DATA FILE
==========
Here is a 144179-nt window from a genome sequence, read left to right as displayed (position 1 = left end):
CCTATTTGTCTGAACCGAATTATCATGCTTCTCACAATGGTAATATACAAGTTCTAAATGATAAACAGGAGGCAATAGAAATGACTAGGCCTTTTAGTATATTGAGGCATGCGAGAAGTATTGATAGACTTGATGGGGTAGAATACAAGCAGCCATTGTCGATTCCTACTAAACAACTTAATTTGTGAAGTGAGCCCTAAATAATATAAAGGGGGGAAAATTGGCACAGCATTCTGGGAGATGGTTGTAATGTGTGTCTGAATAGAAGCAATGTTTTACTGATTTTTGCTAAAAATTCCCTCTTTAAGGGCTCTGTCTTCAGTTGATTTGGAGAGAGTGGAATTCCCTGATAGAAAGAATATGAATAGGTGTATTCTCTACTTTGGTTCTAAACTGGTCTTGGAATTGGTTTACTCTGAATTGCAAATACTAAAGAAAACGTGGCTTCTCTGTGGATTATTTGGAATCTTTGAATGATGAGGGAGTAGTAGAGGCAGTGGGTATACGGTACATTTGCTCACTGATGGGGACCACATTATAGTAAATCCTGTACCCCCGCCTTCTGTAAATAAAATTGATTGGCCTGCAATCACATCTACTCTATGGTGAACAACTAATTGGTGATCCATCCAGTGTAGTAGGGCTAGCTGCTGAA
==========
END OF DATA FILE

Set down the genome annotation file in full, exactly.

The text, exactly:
Here is a 144179-nt window from a genome sequence, read left to right as displayed (position 1 = left end):
CCTATTTGTCTGAACCGAATTATCATGCTTCTCACAATGGTAATATACAAGTTCTAAATGATAAACAGGAGGCAATAGAAATGACTAGGCCTTTTAGTATATTGAGGCATGCGAGAAGTATTGATAGACTTGATGGGGTAGAATACAAGCAGCCATTGTCGATTCCTACTAAACAACTTAATTTGTGAAGTGAGCCCTAAATAATATAAAGGGGGGAAAATTGGCACAGCATTCTGGGAGATGGTTGTAATGTGTGTCTGAATAGAAGCAATGTTTTACTGATTTTTGCTAAAAATTCCCTCTTTAAGGGCTCTGTCTTCAGTTGATTTGGAGAGAGTGGAATTCCCTGATAGAAAGAATATGAATAGGTGTATTCTCTACTTTGGTTCTAAACTGGTCTTGGAATTGGTTTACTCTGAATTGCAAATACTAAAGAAAACGTGGCTTCTCTGTGGATTATTTGGAATCTTTGAATGATGAGGGAGTAGTAGAGGCAGTGGGTATACGGTACATTTGCTCACTGATGGGGACCACATTATAGTAAATCCTGTACCCCCGCCTTCTGTAAATAAAATTGATTGGCCTGCAATCACATCTACTCTATGGTGAACAACTAATTGGTGATCCATCCAGTGTAGTAGGGCTAGCTGCTGAA